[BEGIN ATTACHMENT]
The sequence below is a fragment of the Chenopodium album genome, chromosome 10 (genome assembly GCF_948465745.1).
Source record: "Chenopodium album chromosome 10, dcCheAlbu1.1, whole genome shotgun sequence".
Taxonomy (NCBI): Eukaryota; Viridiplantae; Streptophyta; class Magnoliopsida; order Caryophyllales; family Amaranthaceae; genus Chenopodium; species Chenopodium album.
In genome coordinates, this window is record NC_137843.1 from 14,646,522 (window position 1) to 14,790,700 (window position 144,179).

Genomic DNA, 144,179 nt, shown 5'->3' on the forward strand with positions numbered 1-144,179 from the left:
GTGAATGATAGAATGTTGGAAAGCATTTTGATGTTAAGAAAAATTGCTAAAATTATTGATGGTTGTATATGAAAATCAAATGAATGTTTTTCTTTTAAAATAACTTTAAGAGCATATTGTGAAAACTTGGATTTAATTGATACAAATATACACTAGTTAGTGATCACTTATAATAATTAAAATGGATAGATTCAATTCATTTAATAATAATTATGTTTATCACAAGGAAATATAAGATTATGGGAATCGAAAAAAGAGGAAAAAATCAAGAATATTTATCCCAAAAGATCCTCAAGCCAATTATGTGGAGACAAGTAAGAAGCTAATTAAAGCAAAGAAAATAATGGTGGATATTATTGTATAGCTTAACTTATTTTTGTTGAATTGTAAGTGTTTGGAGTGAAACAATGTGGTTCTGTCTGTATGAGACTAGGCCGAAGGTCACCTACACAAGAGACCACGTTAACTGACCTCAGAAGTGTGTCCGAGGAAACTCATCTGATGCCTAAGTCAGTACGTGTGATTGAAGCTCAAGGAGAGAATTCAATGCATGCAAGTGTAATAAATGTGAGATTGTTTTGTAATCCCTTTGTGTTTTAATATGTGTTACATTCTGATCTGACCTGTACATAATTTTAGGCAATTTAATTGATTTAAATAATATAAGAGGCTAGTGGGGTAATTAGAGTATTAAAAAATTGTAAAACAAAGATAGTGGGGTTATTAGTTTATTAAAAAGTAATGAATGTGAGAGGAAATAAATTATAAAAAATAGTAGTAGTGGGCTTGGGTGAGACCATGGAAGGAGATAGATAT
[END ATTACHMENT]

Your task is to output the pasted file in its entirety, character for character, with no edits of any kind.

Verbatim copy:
The sequence below is a fragment of the Chenopodium album genome, chromosome 10 (genome assembly GCF_948465745.1).
Source record: "Chenopodium album chromosome 10, dcCheAlbu1.1, whole genome shotgun sequence".
Taxonomy (NCBI): Eukaryota; Viridiplantae; Streptophyta; class Magnoliopsida; order Caryophyllales; family Amaranthaceae; genus Chenopodium; species Chenopodium album.
In genome coordinates, this window is record NC_137843.1 from 14,646,522 (window position 1) to 14,790,700 (window position 144,179).

Genomic DNA, 144,179 nt, shown 5'->3' on the forward strand with positions numbered 1-144,179 from the left:
GTGAATGATAGAATGTTGGAAAGCATTTTGATGTTAAGAAAAATTGCTAAAATTATTGATGGTTGTATATGAAAATCAAATGAATGTTTTTCTTTTAAAATAACTTTAAGAGCATATTGTGAAAACTTGGATTTAATTGATACAAATATACACTAGTTAGTGATCACTTATAATAATTAAAATGGATAGATTCAATTCATTTAATAATAATTATGTTTATCACAAGGAAATATAAGATTATGGGAATCGAAAAAAGAGGAAAAAATCAAGAATATTTATCCCAAAAGATCCTCAAGCCAATTATGTGGAGACAAGTAAGAAGCTAATTAAAGCAAAGAAAATAATGGTGGATATTATTGTATAGCTTAACTTATTTTTGTTGAATTGTAAGTGTTTGGAGTGAAACAATGTGGTTCTGTCTGTATGAGACTAGGCCGAAGGTCACCTACACAAGAGACCACGTTAACTGACCTCAGAAGTGTGTCCGAGGAAACTCATCTGATGCCTAAGTCAGTACGTGTGATTGAAGCTCAAGGAGAGAATTCAATGCATGCAAGTGTAATAAATGTGAGATTGTTTTGTAATCCCTTTGTGTTTTAATATGTGTTACATTCTGATCTGACCTGTACATAATTTTAGGCAATTTAATTGATTTAAATAATATAAGAGGCTAGTGGGGTAATTAGAGTATTAAAAAATTGTAAAACAAAGATAGTGGGGTTATTAGTTTATTAAAAAGTAATGAATGTGAGAGGAAATAAATTATAAAAAATAGTAGTAGTGGGCTTGGGTGAGACCATGGAAGGAGATAGATAT